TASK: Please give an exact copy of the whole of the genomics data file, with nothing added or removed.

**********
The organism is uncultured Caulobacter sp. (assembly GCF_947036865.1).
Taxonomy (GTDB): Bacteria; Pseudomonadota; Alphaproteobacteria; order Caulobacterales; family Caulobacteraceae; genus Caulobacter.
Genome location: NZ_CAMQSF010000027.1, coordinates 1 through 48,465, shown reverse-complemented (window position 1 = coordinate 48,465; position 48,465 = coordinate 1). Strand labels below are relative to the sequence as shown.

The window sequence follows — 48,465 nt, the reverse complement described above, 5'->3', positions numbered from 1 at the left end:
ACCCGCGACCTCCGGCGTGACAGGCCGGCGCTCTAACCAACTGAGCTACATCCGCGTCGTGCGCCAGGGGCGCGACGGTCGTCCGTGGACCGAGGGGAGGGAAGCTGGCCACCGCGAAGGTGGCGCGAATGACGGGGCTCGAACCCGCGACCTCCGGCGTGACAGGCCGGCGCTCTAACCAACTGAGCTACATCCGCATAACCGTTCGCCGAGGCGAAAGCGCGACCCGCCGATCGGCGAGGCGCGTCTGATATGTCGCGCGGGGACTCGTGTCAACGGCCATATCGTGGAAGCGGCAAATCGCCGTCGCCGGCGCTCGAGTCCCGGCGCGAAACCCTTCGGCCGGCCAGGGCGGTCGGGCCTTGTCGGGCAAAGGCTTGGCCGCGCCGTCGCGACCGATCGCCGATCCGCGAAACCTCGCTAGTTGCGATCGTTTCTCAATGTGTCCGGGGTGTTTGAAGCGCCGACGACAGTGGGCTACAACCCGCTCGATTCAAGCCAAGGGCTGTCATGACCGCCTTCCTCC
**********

The organism is uncultured Caulobacter sp. (assembly GCF_947036865.1).
Taxonomy (GTDB): Bacteria; Pseudomonadota; Alphaproteobacteria; order Caulobacterales; family Caulobacteraceae; genus Caulobacter.
Genome location: NZ_CAMQSF010000027.1, coordinates 1 through 48,465, shown reverse-complemented (window position 1 = coordinate 48,465; position 48,465 = coordinate 1). Strand labels below are relative to the sequence as shown.

The window sequence follows — 48,465 nt, the reverse complement described above, 5'->3', positions numbered from 1 at the left end:
ACCCGCGACCTCCGGCGTGACAGGCCGGCGCTCTAACCAACTGAGCTACATCCGCGTCGTGCGCCAGGGGCGCGACGGTCGTCCGTGGACCGAGGGGAGGGAAGCTGGCCACCGCGAAGGTGGCGCGAATGACGGGGCTCGAACCCGCGACCTCCGGCGTGACAGGCCGGCGCTCTAACCAACTGAGCTACATCCGCATAACCGTTCGCCGAGGCGAAAGCGCGACCCGCCGATCGGCGAGGCGCGTCTGATATGTCGCGCGGGGACTCGTGTCAACGGCCATATCGTGGAAGCGGCAAATCGCCGTCGCCGGCGCTCGAGTCCCGGCGCGAAACCCTTCGGCCGGCCAGGGCGGTCGGGCCTTGTCGGGCAAAGGCTTGGCCGCGCCGTCGCGACCGATCGCCGATCCGCGAAACCTCGCTAGTTGCGATCGTTTCTCAATGTGTCCGGGGTGTTTGAAGCGCCGACGACAGTGGGCTACAACCCGCTCGATTCAAGCCAAGGGCTGTCATGACCGCCTTCCTCC